Another day Dian lingerd with them on the slopes of the mountain where the Draoi came to recuperate from long labors. He was relaxed and full of information, and everything the duo had yet to have in a companion. Calmly convinced that they had saved Mawr from certain destruction, he was willing to aid them however they might like.
He told them he knew politics and the machinations of the Kingdoms only peripherally, but that Cahál and Ternyn were the friendliest to his brotherhood. He had not heard from his brothers of the kind of interlopers that the group had run into, but he had heard that the draoi working closer to Teinwood had become disturbed at the life of that dark place.
That next day, when more of their strength and selves had returned, he led them down out of the gentle mountains surrounding the Dragon’s Mouth, and they made their way across the green lowlands beside the Afongwyn with its swollen banks muddy and the plains dotted with small rivers. No sign came to them of the Vulfen who lived on those plains under the stewardship of the P’ntri.
They gave wide birth to the river’s muddy nearlands and the small farms set like islands on this side of the river, in what must be a violation of treaty with the P’ntri.
The next day they neared a large farmstead with which Dian had had dealings.The hog farm was in full swing, the river running with castoff entrails as the farm hurried to produce meat for some great purpose. The matron of the farm took them in and fed them. After dinner, she groomed Caerdwyn so that he looked less like a wild mountain man and more like… a civilized mountain man. She offered to trim and oil Bayeo as well, but he refused, and asked the company to depart the farm.
Once free and in the wild again, he confessed to Caerdwyn that some great fear of that wasteful place, and of having his Vulfenness stolen from him had crept over him.
Dian found them a campsite under a great oak near a hill on high, dry ground.
That night, with the Shining Moon alone in the Sky, Sir Pavyk, looking altogether more together than he had previously, came to get Bayeo. He took him back down the hall to the door where the bard Fodan’s dreams began.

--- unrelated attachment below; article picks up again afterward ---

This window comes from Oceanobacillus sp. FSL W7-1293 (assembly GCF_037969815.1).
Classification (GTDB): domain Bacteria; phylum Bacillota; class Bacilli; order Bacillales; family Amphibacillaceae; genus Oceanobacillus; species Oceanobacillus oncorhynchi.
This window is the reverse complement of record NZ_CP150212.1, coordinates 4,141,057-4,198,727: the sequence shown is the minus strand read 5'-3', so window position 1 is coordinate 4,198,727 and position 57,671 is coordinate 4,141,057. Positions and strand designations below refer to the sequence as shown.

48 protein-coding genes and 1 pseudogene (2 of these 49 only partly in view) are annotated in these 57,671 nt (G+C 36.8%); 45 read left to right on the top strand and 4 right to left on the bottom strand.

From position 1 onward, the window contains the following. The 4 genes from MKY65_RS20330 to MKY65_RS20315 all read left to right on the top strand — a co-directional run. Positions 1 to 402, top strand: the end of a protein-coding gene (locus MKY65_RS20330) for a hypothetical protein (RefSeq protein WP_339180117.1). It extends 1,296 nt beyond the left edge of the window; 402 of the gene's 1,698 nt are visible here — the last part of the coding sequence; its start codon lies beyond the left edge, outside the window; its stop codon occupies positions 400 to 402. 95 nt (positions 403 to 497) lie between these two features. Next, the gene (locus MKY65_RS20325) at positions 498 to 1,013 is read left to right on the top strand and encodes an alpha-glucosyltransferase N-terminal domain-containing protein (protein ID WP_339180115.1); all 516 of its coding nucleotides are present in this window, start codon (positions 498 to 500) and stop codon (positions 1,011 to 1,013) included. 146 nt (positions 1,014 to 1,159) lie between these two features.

Waking, Caerdwyn sensed the strange actions afoot. Approaching Bayeo, he was confronted with the red snake. When he tried Guaer’s trick of sight in the eyes, he was pulled into the grey halfworld and stumbled after Bayeo and Pavyk to witness…
Beyond the door the fat stones are familiar and strange.
The right half of the room is a wide fireplace in an open hall. At first – as though designed in such a way – it seems there is a dull fire in the hearth. But peering closer one can see it is open, and outside and below, there is some nearby building burning.
The left half of the room is stone and beam construction, and something about its dark-shrouded pennants speaks of High Arddbyn. The roof is stove in, a great table crushed by a massive stone, and snatches of cloth speak of men and women crushed beneath its weight.
In the center of the room, outlined half in the shadow of fallen Arddbyn and half in the light of fallen Pynwydden, there is a man on a raised dais, in a wide chair, just as he was before. His cloak is just as sumptuous, the gold circlet on his head burning just as it did.
Enter the light. Enter an indescribable incandescence of air clinging to a woman’s shape of such sumptuous perfection that even sitting, the bard is staggered by it. There are six points above her head like a crown of fire; at her side, a greater darkness burns, its point a lethal overture; in her other hand, a small harp with bright copper strings whose promise is weeping and delight either without consolation.
He cannot help but regard her, just as he cannot close his eyes to the devastation of his two lives, or is terrified of what will happen if he does.
Tears run, as if directly from his overfull heart. His voice, though, is clear as a horn that calls men to wakefulness, or war.
[closing the distance with a crushing sway of hips] MY SWEET SUPPLICANT
YOU HAVE CALLED ME FORTH WITH SUCH … OFFERINGS
[hollow-voiced] Hail to the dark lady who emerged triumphant from the night, giving name and substance to the world with her words, giving name to each and every thing and creature under the sky vault.
[purrs, moving behind him] YES, AND DID I NOT GIVE NAME TO YOU, DID I NOT GIVE VOICE TO YOUR HEART AND POWER TO YOUR SONG? DID I NOT GIVE UNTO YOU THE PATH FORWARD, FORESWEARING THE TREACHERIES OF MY BROTHER AND HIS CORRUPTED ILK? DID YOU NOT SWEAR UNTO ME SERVICE?
Yes, Lady, all these things you gave to me.
[voice rises with emotion] Misery and duty and burden and woe have you laid upon me disguised as kindness. Suffering and loss you have doled out to me, calling it power.
Would you have me rise up from this throne of despair and shout out your praises like a fool at a county fair, not knowing the Knight has schemed and murdered his way to praise of honor?
[growing softer, but more strident] WHEN YOUR LIFE HAS GROWN HOLLOW IN MY ABSENCE AND THE WAY GOES GRAY, YOU WILL FIND ME AGAIN IN THE NIGHT, AND I MAY FORGIVE YOU, IF YOU HAVE SUFFERED ENOUGH.
Don’t hold your breath.
[sits up and beholds the devastation] On the other hand, you heartless bitch, you might look good in blue.